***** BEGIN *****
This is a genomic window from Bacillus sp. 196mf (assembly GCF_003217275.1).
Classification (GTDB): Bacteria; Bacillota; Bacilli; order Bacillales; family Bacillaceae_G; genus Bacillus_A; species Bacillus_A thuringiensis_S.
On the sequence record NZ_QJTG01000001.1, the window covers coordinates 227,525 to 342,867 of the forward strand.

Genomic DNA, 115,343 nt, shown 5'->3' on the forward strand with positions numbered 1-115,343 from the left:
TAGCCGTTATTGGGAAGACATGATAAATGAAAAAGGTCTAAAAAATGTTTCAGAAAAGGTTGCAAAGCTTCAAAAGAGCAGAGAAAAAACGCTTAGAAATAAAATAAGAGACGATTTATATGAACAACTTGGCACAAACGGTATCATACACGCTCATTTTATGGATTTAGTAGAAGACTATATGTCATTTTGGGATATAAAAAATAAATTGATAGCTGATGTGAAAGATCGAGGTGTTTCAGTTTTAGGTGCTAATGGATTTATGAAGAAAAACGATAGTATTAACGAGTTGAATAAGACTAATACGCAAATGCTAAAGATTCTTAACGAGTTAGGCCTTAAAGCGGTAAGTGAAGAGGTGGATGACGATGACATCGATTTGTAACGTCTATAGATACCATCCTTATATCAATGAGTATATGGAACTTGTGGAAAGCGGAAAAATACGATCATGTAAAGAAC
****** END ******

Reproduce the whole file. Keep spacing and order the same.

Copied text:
This is a genomic window from Bacillus sp. 196mf (assembly GCF_003217275.1).
Classification (GTDB): Bacteria; Bacillota; Bacilli; order Bacillales; family Bacillaceae_G; genus Bacillus_A; species Bacillus_A thuringiensis_S.
On the sequence record NZ_QJTG01000001.1, the window covers coordinates 227,525 to 342,867 of the forward strand.

Genomic DNA, 115,343 nt, shown 5'->3' on the forward strand with positions numbered 1-115,343 from the left:
TAGCCGTTATTGGGAAGACATGATAAATGAAAAAGGTCTAAAAAATGTTTCAGAAAAGGTTGCAAAGCTTCAAAAGAGCAGAGAAAAAACGCTTAGAAATAAAATAAGAGACGATTTATATGAACAACTTGGCACAAACGGTATCATACACGCTCATTTTATGGATTTAGTAGAAGACTATATGTCATTTTGGGATATAAAAAATAAATTGATAGCTGATGTGAAAGATCGAGGTGTTTCAGTTTTAGGTGCTAATGGATTTATGAAGAAAAACGATAGTATTAACGAGTTGAATAAGACTAATACGCAAATGCTAAAGATTCTTAACGAGTTAGGCCTTAAAGCGGTAAGTGAAGAGGTGGATGACGATGACATCGATTTGTAACGTCTATAGATACCATCCTTATATCAATGAGTATATGGAACTTGTGGAAAGCGGAAAAATACGATCATGTAAAGAAC